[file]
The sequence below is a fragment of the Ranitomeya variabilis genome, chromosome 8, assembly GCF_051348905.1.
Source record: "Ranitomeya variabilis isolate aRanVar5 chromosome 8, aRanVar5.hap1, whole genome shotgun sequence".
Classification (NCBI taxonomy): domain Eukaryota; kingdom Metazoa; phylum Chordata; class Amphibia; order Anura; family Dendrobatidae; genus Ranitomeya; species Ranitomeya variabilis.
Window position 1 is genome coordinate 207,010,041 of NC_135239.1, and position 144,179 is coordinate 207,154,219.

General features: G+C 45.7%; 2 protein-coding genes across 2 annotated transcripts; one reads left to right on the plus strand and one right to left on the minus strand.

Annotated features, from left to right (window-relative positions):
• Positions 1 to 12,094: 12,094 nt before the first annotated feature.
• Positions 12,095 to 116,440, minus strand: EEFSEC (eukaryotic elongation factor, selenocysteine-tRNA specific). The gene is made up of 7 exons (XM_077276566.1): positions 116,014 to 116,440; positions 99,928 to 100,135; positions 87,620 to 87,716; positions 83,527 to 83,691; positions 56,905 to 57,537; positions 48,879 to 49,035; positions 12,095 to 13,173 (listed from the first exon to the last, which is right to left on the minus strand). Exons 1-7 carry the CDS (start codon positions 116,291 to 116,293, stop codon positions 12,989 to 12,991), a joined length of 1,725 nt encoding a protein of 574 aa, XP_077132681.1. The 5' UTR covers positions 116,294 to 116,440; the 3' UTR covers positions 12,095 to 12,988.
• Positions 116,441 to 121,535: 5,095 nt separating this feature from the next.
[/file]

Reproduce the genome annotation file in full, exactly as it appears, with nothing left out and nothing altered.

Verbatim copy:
The sequence below is a fragment of the Ranitomeya variabilis genome, chromosome 8, assembly GCF_051348905.1.
Source record: "Ranitomeya variabilis isolate aRanVar5 chromosome 8, aRanVar5.hap1, whole genome shotgun sequence".
Classification (NCBI taxonomy): domain Eukaryota; kingdom Metazoa; phylum Chordata; class Amphibia; order Anura; family Dendrobatidae; genus Ranitomeya; species Ranitomeya variabilis.
Window position 1 is genome coordinate 207,010,041 of NC_135239.1, and position 144,179 is coordinate 207,154,219.

General features: G+C 45.7%; 2 protein-coding genes across 2 annotated transcripts; one reads left to right on the plus strand and one right to left on the minus strand.

Annotated features, from left to right (window-relative positions):
• Positions 1 to 12,094: 12,094 nt before the first annotated feature.
• Positions 12,095 to 116,440, minus strand: EEFSEC (eukaryotic elongation factor, selenocysteine-tRNA specific). The gene is made up of 7 exons (XM_077276566.1): positions 116,014 to 116,440; positions 99,928 to 100,135; positions 87,620 to 87,716; positions 83,527 to 83,691; positions 56,905 to 57,537; positions 48,879 to 49,035; positions 12,095 to 13,173 (listed from the first exon to the last, which is right to left on the minus strand). Exons 1-7 carry the CDS (start codon positions 116,291 to 116,293, stop codon positions 12,989 to 12,991), a joined length of 1,725 nt encoding a protein of 574 aa, XP_077132681.1. The 5' UTR covers positions 116,294 to 116,440; the 3' UTR covers positions 12,095 to 12,988.
• Positions 116,441 to 121,535: 5,095 nt separating this feature from the next.